Saturday, September 26, 2009

pastel book added to book list













32. On Location by Richard McDaniel (click for his website)

(Stayed up late reading and then got up early the next morning to finish this excellent book!)

In college my classes focused on film and sculpture, so I didn't get to have formalized training in many other mediums. If it wasn't for the cost, I would of gladly kept going to school. There are so many art forms and techniques that I want to explore. With the Internet and the library I can learn other mediums that I have been very eager to learn, like pastels.

With an upcoming lesson that I am teaching on pastels, reading On Location has given me confidence, knowledge and added even more to my excitement of this medium. Through Richard McDaniel's book, he reinforced the techniques that I learned in college drawing and color theory classes and private instruction on oil and charcoal drawing. This book is stunning in the simplicity and clarity of what to ask yourself while you are creating and demystifying various pastel techniques.

For me a book's layout is just as important as the content. I have many art books that I adore the images and glean inspiration from, but the text is flawed in some manner. Sometimes just being too wordy deters me from reading what the artist has to say. On Location has a clean layout, informative captions and equally helpful text. Reading the book gave me lots of ahh! moments that gave me insight on how a pastelist works and lots of other reminders of what I had learned in previous art classes that also apply to drawing with pastels.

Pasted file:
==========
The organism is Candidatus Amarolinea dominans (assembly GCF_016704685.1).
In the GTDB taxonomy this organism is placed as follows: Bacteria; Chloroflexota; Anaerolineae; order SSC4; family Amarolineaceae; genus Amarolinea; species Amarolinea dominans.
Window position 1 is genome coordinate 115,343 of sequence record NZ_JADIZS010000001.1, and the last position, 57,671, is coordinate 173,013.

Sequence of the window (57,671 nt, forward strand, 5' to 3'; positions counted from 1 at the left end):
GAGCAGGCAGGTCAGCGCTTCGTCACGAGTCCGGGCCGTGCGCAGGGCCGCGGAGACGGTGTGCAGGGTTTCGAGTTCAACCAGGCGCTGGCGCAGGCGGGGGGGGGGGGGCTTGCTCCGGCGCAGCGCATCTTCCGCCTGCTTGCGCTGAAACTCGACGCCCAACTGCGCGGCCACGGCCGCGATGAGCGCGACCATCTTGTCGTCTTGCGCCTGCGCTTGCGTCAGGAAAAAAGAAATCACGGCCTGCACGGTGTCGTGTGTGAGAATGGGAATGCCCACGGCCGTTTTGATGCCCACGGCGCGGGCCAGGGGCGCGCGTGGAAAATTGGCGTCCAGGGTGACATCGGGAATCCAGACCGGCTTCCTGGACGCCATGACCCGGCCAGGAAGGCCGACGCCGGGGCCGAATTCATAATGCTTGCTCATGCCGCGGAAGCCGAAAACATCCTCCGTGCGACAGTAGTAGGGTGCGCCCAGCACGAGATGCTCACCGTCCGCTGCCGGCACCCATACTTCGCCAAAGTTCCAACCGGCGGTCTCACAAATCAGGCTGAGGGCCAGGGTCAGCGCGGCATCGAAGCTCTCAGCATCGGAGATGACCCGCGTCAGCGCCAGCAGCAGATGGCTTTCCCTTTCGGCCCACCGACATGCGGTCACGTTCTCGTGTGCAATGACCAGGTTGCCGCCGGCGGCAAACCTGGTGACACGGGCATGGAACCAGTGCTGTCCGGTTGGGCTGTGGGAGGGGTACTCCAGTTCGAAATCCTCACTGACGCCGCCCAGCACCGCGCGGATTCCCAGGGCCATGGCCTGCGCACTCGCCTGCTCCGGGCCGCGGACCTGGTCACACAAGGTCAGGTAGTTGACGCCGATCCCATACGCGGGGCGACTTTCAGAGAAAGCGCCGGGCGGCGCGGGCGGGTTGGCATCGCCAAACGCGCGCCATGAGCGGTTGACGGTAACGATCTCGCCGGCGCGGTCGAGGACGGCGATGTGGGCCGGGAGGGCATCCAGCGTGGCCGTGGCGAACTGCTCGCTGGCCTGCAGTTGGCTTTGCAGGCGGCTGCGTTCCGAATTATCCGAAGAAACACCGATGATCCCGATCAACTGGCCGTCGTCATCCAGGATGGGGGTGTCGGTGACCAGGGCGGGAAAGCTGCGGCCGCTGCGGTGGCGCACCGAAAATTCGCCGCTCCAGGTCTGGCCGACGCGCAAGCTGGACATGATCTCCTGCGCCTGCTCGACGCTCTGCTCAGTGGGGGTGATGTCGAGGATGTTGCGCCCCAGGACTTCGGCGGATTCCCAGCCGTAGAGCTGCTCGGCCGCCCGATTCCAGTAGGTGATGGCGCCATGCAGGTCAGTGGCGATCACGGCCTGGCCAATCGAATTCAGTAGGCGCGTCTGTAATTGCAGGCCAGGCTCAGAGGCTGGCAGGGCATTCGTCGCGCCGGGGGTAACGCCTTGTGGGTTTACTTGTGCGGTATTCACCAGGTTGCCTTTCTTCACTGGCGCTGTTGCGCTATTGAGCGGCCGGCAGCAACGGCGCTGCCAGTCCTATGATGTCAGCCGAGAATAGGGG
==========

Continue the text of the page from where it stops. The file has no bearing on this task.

McDaniel paints plein air, which is painting on location.








The layering of colors adds lots of texture and interest. The color also evokes the emotion that I experienced when I visited Stonehenge.

To read about the other 32 books that I've read this year, click here.

1 comment:

  1. I totally agree with you. When I read books or magazines on architecture and design, the wordiness sometimes takes away from the point the writer is trying to make.

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